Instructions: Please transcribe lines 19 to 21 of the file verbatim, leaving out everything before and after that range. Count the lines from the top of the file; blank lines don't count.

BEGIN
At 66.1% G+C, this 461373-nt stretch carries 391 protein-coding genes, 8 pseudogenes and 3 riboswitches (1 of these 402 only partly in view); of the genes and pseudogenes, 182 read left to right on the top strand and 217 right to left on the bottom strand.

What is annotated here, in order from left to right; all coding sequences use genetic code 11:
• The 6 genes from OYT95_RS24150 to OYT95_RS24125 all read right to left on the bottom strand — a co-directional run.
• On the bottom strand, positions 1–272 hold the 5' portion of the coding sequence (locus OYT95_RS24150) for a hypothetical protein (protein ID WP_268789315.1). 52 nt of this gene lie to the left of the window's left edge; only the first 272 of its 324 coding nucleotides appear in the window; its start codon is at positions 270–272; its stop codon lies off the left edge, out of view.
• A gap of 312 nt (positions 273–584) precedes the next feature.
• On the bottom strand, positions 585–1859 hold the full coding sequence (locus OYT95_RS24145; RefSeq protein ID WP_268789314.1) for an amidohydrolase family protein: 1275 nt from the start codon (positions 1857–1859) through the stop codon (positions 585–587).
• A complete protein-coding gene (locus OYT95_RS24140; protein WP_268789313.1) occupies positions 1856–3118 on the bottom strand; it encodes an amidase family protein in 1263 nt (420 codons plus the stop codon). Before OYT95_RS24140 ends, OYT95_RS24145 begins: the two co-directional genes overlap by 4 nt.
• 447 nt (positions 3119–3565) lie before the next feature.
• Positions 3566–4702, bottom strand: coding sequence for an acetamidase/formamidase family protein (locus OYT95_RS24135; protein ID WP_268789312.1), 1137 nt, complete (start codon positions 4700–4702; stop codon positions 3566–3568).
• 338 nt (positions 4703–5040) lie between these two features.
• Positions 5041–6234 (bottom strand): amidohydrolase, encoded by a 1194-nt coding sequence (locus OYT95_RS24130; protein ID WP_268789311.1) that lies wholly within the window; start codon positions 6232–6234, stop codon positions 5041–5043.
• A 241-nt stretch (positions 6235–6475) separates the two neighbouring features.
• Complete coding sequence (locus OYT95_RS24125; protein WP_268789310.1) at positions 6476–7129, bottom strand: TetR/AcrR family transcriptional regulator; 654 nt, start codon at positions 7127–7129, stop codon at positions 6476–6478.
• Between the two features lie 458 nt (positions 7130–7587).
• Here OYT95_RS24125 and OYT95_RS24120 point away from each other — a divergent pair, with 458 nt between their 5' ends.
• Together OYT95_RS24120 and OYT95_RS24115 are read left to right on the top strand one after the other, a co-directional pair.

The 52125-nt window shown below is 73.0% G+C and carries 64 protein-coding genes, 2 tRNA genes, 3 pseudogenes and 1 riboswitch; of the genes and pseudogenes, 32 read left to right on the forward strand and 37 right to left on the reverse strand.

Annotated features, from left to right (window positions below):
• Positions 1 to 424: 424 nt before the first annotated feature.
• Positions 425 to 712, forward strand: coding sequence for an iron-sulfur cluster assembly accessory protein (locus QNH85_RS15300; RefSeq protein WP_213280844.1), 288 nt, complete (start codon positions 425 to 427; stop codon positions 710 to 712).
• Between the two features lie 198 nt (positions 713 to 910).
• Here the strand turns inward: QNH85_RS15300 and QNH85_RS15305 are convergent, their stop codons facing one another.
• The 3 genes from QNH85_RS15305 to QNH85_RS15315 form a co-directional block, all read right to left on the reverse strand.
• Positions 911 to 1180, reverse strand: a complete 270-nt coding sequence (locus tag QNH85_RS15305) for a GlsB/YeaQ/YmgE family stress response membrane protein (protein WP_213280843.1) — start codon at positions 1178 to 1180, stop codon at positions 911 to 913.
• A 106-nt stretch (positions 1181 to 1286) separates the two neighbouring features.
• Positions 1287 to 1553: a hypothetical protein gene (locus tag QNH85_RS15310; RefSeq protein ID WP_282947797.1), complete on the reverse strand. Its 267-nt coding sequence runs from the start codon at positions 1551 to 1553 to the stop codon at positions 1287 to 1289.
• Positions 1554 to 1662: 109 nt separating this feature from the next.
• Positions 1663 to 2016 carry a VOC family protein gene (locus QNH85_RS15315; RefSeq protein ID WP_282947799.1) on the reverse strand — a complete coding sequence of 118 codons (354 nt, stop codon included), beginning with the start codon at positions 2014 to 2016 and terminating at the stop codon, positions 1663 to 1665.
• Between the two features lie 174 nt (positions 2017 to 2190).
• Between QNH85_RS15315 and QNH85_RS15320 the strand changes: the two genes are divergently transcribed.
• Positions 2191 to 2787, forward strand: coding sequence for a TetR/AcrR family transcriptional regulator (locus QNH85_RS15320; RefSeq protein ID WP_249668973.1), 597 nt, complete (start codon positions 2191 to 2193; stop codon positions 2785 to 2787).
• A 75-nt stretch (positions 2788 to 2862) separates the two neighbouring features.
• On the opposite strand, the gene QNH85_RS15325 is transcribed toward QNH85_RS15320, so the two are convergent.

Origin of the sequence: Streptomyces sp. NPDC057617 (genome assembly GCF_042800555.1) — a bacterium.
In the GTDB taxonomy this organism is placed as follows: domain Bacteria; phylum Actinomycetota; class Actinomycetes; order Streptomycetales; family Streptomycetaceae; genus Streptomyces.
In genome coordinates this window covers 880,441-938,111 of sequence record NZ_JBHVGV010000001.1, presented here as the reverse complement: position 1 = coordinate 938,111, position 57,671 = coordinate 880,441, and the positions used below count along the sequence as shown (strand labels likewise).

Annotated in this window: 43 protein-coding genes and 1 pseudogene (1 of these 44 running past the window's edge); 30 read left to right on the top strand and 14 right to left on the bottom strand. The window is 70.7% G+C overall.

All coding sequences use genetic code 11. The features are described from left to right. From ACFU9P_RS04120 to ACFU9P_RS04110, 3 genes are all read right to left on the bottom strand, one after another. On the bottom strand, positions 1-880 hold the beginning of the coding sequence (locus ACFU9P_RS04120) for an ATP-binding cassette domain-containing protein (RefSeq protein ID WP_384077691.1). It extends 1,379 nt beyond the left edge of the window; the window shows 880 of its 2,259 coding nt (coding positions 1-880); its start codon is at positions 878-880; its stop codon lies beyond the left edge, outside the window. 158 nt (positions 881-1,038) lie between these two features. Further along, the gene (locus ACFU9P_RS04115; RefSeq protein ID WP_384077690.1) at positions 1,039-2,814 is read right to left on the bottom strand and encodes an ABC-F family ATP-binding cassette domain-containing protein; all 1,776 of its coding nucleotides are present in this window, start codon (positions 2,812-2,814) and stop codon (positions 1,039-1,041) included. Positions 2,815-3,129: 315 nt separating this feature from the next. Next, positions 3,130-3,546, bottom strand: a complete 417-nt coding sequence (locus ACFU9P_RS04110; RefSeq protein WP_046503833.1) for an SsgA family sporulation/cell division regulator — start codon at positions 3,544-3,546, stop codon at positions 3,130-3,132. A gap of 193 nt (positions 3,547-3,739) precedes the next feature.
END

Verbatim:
• Positions 1 to 424: 424 nt before the first annotated feature.
• Positions 425 to 712, forward strand: coding sequence for an iron-sulfur cluster assembly accessory protein (locus QNH85_RS15300; RefSeq protein WP_213280844.1), 288 nt, complete (start codon positions 425 to 427; stop codon positions 710 to 712).
• Between the two features lie 198 nt (positions 713 to 910).